After Sunderland’s 3-0 demolition of Newcastle, all the focus was on the Magpies. Michael Graham gives the Black Cats some overdue credit.
Sunderland won their first league game of the season this weekend, but you’d be excused for thinking they didn’t given the media coverage of the Tyne and Wear derby.
To pick up a newspaper you’d think Sam Allardyce’s men absolutely stole three points against a brilliant Newcastle team – one who have been entrenched in the bottom three all season and were never, at any point of this game, leading.
The clear message has been that Newcastle’s fine first-half performance made them irrevocably the better side and an away win a mere formality. Really?
That’s a team who have picked up just five points away from home from the last 48 on offer, a total that even relegated duo Burnley and QPR can better in the last year even though they haven’t played a Premier League game since May.
It’s also a team who’s manager, earlier this month, admitted there was a mental fragility at the club that was making them habitually perform well in 45 minute spells before failing to maintain it.
“I’ve seen two 45 minutes of what I want to see from this team,” Steve McClaren admitted after seeing a 1-1 half time stalemate at Manchester City become a 6-1 drubbing by full time.
“Then I’ve also seen 45 minutes of what can happen if we don’t do that. It’s easy to say, but it’s damned hard to do – we just need to do that for 95 minutes.”
This is a team we are supposed to believe were a sure thing to routinely turn a good 45 minutes into a dominant away victory?
The one in the relegation zone with one win all season, an atrocious away record, and a habit of driving their own recently-appointed manager mad with their failure to translate a good half into a good result? That team?
Much of this is based upon a sense of injustice that Fabricio Coloccini should not have been sent off for his challenge on Steven Fletcher on the brink of half time. I’d definitely agree the referee got that particular decision wrong. The FA made the right decision in overturning it.
However, even if he had got it right, Newcastle still would have gone in at half time a goal down. Had Coloccini received just a yellow card, or no card at all, Newcastle would have still failed to turn a dominant 45 minutes into a single goal, a lead, or even a clean sheet.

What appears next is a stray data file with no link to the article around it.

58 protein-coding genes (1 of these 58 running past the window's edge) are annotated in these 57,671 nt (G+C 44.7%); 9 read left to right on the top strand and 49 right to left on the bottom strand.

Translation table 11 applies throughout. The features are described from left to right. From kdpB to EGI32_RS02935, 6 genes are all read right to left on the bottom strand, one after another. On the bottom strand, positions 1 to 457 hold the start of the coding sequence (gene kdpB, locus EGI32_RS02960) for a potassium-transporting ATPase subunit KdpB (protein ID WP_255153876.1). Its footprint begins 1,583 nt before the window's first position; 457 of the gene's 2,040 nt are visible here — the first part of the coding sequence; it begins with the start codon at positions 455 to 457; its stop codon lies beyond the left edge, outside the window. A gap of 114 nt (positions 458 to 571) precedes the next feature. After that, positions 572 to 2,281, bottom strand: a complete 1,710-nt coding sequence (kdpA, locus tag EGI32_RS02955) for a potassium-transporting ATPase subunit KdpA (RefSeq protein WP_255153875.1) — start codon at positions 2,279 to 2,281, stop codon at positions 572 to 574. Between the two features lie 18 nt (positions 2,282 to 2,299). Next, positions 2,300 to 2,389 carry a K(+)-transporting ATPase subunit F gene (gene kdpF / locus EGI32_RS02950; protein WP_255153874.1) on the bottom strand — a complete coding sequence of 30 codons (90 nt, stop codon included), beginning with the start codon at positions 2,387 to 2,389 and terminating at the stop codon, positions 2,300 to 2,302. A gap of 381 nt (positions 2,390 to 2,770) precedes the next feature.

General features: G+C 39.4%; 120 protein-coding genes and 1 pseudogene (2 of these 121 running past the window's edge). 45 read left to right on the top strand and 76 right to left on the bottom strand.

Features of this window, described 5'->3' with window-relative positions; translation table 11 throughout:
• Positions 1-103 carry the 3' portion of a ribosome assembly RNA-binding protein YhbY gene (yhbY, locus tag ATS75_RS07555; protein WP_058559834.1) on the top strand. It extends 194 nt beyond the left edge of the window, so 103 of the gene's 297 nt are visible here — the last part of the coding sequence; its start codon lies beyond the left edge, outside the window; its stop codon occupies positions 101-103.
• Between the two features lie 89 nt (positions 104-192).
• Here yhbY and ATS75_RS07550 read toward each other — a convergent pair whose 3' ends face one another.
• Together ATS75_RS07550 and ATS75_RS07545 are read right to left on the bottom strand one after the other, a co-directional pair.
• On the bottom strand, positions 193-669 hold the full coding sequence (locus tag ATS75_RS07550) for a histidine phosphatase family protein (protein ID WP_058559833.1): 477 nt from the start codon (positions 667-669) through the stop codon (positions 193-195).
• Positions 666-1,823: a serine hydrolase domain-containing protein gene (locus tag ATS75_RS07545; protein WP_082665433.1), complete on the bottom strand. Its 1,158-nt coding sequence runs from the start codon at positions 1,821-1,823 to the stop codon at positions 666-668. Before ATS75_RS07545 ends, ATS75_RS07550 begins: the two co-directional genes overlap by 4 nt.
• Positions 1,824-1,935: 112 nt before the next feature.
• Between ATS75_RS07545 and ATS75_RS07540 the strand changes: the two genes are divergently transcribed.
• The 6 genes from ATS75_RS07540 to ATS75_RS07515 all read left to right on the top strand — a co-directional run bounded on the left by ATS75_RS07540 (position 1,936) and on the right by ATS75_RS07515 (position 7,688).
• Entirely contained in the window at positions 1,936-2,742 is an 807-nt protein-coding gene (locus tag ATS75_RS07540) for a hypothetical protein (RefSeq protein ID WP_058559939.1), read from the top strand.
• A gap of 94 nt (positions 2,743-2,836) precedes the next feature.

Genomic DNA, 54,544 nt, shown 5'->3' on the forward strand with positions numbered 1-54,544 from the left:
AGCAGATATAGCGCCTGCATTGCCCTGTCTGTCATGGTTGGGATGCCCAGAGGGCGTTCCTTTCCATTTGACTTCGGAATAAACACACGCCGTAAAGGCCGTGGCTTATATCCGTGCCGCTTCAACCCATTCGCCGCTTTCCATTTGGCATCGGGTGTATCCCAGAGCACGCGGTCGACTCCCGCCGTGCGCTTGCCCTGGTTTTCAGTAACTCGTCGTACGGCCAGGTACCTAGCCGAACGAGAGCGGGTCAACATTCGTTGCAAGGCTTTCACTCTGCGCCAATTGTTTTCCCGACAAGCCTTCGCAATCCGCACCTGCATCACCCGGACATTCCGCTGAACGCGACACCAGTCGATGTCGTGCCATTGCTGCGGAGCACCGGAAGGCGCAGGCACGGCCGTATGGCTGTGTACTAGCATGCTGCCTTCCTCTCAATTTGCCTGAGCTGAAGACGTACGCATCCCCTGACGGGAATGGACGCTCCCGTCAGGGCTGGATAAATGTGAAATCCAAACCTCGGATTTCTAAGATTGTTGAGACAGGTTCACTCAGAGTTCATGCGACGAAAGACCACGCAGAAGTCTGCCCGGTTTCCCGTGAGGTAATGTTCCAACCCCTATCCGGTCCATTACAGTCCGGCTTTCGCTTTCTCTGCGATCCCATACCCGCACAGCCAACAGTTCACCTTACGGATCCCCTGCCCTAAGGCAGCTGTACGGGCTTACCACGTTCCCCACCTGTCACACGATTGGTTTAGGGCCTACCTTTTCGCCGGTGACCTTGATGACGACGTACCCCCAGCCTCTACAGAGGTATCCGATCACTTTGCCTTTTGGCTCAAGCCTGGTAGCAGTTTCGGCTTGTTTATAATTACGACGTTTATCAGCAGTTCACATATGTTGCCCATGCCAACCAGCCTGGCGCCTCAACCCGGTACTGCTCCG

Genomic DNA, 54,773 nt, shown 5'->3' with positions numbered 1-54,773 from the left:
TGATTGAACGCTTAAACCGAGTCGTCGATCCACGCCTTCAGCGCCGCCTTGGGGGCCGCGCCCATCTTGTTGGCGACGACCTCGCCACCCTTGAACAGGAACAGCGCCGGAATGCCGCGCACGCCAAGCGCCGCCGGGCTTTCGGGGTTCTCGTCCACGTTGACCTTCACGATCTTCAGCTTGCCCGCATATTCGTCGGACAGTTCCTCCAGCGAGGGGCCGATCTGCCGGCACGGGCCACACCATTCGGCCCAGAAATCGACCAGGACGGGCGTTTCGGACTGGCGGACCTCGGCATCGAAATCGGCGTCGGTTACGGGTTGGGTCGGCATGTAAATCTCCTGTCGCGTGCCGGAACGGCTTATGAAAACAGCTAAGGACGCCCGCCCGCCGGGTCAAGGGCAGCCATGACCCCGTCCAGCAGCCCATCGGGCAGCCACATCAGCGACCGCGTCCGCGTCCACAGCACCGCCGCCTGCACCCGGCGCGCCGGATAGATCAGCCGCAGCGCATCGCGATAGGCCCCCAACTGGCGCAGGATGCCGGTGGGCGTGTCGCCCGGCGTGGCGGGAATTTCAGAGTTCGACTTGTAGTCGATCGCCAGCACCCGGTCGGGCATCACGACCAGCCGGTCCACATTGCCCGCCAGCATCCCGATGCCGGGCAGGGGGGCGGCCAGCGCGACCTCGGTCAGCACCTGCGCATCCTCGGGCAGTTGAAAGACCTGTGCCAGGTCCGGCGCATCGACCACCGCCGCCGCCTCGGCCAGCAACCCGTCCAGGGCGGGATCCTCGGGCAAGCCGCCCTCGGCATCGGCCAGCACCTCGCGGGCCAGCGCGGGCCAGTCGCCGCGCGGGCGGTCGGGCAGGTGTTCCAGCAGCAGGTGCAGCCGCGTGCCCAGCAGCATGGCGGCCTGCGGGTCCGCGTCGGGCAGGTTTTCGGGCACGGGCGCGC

From a Sunderland point of view, the first-half performance was especially poor. It was nervy and fans inside the ground were frustrated at the time on the ball, space and territory that was being surrendered to their rivals. It wasn’t particularly encouraging viewing for any game, but in a derby played on home soil it was borderline sacrilege.
It’s not like Newcastle missed glorious chance after glorious chance, though. Half chances, certainly, but take the game as a whole, and, for all talk of how much ‘better’ Newcastle were, the moments of real quality came from the team in red and white.
Jermain Defoe’s pass that prompted Coloccini to give away the penalty was a more incisive piece of football than any Newcastle player could produce in their ‘dominant’ first half.
After the break, Yann M’Vila’s volley to allow Billy Jones to score the second was dripping with quality, and the third goal in general was a superb piece of counter-attacking football. It’s also worth remembering that aside from Sunderland’s three goals, the closest either team came to scoring was when Adam Johnson rattled the Newcastle bar.
So, yes, if you want to ignore that Newcastle conceded all of the goals and Sunderland produced pretty much all of the real quality, then listen to the Magpies’ veritable concerto of violins and declare the result a blatant case of daylight robbery.
However, here in the real world, the one where a 3-0 win tends to ultimately be a fairly convincing reflection of who deserves to take three points from a football match, there really isn’t that much to see at all.
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